Political socialization

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Political socialization is the “study of the developmental processes by which people of all ages and adolescents acquire political cognition, attitudes, and behaviors”.[1] It refers to a learning process by which norms and behavior acceptable to a well running political system are transmitted from one generation to another. It is through the performance of this function that individuals are inducted into the political culture and their orientations towards political objects are formed.[2]

Agents of socialization[edit]

These agents of socialization influence to different degrees an individual's political opinions: family, media, peers, education, religion, faith, race, gender, age and geography. These factors and many others that people are introduced to as they grow up will affect their political views throughout the rest of their lives. Political beliefs are often formed during childhood, as parents pass down their ideologies to their children and so on.


The agents a child surrounds him/herself with during childhood are fundamental to the child's development of future voting behaviors. Some of these agents include:

  1. Family: Glass (1986) recognizes family as a primary influence in the development of a child’s political orientation, mainly due to constant relationship between parents and child.[3]
  2. Schools: Most influential of all agents, after the family, due to the child's extended exposure to a variety of political beliefs, such as friends and teachers, both respected sources of information for students.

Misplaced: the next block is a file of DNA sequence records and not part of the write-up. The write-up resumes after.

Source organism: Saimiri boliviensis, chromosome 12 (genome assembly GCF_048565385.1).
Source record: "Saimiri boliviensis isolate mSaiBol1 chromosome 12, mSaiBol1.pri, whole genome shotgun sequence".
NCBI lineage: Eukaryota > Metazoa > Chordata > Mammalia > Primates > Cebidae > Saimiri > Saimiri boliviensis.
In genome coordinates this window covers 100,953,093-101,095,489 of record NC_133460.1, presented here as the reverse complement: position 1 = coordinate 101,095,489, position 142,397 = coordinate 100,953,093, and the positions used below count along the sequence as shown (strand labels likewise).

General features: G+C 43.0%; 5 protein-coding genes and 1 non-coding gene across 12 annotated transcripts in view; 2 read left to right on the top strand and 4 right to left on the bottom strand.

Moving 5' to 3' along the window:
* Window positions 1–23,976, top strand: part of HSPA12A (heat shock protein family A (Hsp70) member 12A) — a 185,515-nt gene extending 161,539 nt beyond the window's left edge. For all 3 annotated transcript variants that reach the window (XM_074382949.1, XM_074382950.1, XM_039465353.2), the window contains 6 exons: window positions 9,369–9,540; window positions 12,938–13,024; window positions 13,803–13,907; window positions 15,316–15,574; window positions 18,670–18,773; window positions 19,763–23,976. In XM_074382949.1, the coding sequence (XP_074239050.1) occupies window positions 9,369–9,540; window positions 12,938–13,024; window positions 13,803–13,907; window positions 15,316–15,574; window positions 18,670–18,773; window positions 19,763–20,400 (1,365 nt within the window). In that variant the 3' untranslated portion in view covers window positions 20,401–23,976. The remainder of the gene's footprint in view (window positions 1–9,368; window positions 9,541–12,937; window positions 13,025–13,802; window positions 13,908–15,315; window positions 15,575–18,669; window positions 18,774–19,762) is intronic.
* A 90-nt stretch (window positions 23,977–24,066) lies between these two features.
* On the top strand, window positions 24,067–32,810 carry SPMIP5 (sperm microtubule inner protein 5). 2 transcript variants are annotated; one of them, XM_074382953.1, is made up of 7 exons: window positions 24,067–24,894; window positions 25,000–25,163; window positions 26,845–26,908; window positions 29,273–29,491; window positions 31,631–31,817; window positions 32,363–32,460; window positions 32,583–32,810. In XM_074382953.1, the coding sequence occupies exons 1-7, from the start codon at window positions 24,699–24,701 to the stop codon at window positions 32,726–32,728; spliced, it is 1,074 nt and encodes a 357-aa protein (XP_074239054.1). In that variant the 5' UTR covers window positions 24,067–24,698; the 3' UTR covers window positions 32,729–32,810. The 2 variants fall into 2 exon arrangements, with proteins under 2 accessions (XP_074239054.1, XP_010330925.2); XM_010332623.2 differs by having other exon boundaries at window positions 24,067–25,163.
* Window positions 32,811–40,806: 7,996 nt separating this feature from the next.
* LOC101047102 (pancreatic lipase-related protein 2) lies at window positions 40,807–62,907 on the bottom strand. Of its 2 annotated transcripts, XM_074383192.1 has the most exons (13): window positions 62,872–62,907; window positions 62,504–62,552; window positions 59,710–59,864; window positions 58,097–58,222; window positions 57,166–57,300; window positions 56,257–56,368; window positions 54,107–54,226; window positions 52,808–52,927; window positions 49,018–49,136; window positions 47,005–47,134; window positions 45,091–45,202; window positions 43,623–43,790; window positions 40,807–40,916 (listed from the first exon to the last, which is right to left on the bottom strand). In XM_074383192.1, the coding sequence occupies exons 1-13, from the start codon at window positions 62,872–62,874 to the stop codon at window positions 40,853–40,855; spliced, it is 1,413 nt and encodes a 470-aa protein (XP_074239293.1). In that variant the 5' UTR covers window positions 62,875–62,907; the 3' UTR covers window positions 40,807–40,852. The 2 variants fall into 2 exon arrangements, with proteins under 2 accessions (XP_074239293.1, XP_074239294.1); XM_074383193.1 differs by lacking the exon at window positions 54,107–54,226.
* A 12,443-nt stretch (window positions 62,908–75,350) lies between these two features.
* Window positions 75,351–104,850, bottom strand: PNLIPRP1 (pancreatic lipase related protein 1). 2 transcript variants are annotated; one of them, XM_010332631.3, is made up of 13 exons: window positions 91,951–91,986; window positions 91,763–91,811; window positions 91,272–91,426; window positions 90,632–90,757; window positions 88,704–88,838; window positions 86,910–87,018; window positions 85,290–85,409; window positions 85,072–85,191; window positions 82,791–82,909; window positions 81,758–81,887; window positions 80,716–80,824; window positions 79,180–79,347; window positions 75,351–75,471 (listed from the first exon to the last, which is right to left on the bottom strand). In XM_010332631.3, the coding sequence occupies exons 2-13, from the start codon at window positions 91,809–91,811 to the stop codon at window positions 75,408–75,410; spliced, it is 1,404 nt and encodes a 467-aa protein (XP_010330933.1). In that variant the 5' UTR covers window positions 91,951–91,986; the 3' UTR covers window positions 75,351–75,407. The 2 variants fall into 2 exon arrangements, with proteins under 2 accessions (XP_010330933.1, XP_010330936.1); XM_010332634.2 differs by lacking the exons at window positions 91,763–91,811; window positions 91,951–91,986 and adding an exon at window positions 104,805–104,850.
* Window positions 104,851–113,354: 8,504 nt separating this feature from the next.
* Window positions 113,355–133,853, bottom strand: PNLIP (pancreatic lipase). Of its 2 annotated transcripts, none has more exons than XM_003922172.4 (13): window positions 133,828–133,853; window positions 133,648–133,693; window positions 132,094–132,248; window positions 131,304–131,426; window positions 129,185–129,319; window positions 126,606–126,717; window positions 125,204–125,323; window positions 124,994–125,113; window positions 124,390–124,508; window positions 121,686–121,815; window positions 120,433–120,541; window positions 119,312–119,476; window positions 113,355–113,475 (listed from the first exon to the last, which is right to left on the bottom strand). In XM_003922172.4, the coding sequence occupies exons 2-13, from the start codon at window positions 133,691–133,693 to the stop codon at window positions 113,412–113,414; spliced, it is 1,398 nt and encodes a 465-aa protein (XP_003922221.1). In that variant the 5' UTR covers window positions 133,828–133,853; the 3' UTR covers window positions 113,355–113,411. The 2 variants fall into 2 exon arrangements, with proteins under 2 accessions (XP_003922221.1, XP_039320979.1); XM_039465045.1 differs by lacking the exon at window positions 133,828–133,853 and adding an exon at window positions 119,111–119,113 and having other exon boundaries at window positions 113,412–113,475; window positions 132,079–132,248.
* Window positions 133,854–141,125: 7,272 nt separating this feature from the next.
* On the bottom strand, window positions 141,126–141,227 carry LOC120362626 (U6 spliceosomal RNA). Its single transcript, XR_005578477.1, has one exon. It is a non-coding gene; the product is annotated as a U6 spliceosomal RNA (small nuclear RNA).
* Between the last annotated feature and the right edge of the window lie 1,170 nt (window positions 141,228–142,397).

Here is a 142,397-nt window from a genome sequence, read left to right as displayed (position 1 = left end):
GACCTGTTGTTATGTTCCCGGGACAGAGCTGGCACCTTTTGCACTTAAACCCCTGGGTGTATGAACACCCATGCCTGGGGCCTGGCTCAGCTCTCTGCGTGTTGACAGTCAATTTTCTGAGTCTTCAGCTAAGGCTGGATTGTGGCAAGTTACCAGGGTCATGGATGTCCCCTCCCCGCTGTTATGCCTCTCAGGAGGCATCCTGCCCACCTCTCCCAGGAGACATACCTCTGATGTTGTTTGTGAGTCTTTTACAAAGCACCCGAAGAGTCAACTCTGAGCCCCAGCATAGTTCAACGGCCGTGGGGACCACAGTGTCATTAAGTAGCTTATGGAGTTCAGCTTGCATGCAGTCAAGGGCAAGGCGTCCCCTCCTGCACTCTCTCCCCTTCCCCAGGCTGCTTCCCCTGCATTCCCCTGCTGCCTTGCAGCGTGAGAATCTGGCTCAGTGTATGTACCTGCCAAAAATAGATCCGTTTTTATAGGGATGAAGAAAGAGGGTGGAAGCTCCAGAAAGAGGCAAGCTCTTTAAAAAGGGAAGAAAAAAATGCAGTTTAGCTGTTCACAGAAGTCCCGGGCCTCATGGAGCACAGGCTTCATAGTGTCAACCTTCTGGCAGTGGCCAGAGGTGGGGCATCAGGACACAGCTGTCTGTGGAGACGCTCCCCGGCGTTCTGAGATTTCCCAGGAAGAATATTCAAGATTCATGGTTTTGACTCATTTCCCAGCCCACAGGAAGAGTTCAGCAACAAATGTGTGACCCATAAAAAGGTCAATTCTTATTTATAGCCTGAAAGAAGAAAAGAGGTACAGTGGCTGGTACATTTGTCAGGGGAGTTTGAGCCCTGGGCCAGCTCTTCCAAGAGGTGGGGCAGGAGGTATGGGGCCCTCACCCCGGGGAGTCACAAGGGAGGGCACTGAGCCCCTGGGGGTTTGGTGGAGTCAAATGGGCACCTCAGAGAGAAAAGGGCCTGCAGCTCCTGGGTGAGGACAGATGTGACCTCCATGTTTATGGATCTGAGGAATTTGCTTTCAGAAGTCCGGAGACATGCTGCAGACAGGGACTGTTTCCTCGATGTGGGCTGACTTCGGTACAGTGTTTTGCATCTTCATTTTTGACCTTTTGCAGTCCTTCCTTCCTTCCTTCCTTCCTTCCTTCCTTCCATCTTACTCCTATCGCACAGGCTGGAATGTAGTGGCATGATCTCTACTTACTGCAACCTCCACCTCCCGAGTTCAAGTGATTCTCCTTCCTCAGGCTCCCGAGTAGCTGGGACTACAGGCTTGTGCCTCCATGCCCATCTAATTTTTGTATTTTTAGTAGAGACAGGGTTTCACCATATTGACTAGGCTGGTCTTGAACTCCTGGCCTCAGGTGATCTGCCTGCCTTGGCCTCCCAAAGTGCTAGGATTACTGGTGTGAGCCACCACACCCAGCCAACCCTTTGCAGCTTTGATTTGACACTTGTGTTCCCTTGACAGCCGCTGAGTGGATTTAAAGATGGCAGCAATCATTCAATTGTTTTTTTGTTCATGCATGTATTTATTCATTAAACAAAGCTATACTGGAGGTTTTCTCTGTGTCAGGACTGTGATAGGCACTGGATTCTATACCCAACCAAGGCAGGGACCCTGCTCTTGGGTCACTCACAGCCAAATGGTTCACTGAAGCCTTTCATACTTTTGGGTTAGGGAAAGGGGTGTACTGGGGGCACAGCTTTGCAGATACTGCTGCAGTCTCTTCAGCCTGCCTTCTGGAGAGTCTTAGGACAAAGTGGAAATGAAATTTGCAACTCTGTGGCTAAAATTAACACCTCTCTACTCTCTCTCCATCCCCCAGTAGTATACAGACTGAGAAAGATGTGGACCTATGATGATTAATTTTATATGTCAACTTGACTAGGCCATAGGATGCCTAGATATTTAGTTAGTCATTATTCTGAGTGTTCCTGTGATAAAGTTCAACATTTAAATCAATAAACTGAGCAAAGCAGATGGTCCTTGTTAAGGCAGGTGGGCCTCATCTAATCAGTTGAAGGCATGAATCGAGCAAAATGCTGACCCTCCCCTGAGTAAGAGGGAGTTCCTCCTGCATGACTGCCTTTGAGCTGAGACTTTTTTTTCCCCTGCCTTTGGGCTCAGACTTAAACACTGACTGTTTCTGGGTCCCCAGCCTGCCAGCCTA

3. Mass media: Becker (1975) argue that the media functions as a medium of political information to adolescents and young children.[4]
  4. Religion: Religious tradition can have a strong effect on someone's political views. For example, Protestants tend to be more conservative (in countries where Protestants are not great majority).[citation needed]
  5. Political parties: Scholars such as Campbell (1960) note that political parties have very little direct influence on a child due to a contrast of social factors such as age, context, power, etc.[5]
  6. Work place

Agents of political socialization:

  1. Family – Most important shaper of basic attitudes; teaches basic political values & loyalty to particular political party through family members
  2. Schools – Teach patriotism and American mythology; early grades build on and reinforce positive learning
  3. Peers – Limited in effect because of self-selection; peer group in youth affects mostly “lifestyle issues”
  4. Mass media – Effect difficult to measure but substantial; promotes cynicism about government; agenda setting – telling us what to think about; framing – tells us what to think about what is presented; promotes awareness about government
  5. Political leaders and institutions
  6. Churches and religion – Religious right and religious left

See also[edit]


  1. ^ Powell, L., & Cowart, J. (2003). Political campaign communication: inside and out. Allyn and Bacon.
  2. ^ Varkey, K. (2003). Political Theory A Philosophycal Perspective. Indian Publishers Distributors.
  3. ^ J. Glass, V. B. (1986). Attitude similarity in three generational families: Socialization, status inheritance, or reciprocal influence? American Sociological Review , 685-698.
  4. ^ L.B. Becker, M. M. (1975). Family traditions. In S. C. (ed), Political Communication: Issues and strategies for research (pp. 126–139). New York: Praeger.
  5. ^ Campbell, C. M. (1960). The American Voter. New York: John Wiley.